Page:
The money that a tax on plastic bags was expected to generate for the District is bringing in about half of what analysts had predicted -- but those responsible for spending that revenue say it's a good thing.

"It's a trade-off," said Christophe A.G. Tolou, director of the D.C. Department of the Environment. "What we want to see ultimately is a very small revenue and very large numbers of [reusable] bags being used."

Tolou said that through August, the 5-cent fee per bag used at stores in the city had generated about $1.5 million in revenue through August. The tax went into effect Jan. 1.

Original estimates had the tax generating nearly $4 million during its first fiscal year, which ends Sept. 30.

"We're not going to get anywhere close to that," Tolou said.

The revenue shortfall is roughly in line with reports that disposable bag use has fallen by 50 percent -- and that's the point of the tax, its supporters say.

Elizabeth Campbell, deputy director of the Alice Ferguson Foundation, said the foundation's Hard Bargain Farm on the Potomac River 10 miles south of Washington, has had less garbage to clean up since the tax started.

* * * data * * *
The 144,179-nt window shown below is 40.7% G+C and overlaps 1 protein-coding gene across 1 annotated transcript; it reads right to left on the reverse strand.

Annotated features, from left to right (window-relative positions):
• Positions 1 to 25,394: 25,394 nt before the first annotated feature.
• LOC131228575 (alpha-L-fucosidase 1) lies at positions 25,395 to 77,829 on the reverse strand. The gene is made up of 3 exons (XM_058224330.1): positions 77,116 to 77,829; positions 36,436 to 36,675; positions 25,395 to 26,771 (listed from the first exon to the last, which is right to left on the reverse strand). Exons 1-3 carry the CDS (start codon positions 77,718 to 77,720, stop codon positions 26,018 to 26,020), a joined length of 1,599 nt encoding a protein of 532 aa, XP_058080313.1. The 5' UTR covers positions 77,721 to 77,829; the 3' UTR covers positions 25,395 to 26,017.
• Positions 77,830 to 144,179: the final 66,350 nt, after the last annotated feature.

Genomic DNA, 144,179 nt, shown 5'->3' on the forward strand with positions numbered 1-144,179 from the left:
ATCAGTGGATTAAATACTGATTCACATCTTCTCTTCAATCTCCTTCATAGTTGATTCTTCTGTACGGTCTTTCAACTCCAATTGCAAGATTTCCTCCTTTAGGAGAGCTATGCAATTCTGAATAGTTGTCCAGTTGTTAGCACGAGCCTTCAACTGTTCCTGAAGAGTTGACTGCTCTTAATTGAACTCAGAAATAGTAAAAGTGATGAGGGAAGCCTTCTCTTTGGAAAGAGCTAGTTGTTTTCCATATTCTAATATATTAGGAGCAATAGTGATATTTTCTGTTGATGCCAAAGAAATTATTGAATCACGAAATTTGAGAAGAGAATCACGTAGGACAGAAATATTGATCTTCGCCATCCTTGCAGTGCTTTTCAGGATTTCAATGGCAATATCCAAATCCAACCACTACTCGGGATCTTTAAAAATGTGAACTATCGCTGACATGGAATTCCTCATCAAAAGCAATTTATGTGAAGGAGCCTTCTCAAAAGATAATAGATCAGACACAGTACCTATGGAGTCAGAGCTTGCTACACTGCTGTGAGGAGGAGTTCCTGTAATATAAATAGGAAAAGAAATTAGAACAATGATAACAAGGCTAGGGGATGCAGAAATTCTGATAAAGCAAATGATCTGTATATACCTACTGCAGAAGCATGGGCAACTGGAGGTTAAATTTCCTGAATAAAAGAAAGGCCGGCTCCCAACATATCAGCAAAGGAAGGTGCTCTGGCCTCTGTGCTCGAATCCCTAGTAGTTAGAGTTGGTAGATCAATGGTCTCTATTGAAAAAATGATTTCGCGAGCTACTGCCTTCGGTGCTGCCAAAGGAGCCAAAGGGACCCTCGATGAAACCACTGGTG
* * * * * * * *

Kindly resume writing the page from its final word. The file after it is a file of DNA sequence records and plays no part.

She said after the spring's annual shoreline restoration, during which trash trappers such as fallen tree limbs and other plant debris are removed from the shore, something different happened.

"We fully expected that all the trash would wash back up on shore and it hasn't this year," she said.

In April, the annual Potomac River Watershed Cleanup collected roughly 21,600 plastic bags -- 50 percent fewer bags than the prior year's cleanup.

Tolou noted retailers are reporting they are buying half as many bags as they were a year ago.

For consumers, the drop-off was almost immediate. D.C. residents used about 3 million disposable bags in January -- down from the average 22.5 million bags per month. Tax revenue has been averaging about $200,000 per month.

Lou George, a downtown employee, said during the first few months of the tax he refused to get a bag when ordering takeaway food, opting to juggle his lunch items back to the office.

"Now I give in every once and a while," he said.

Tolou said the lower revenue, which is slated to help fund cleanup efforts and clean water education, won't hurt those causes.

"We have alternative funding sources to help deal with these problems -- [the tax] revenue is in addition to efforts already underway," he said.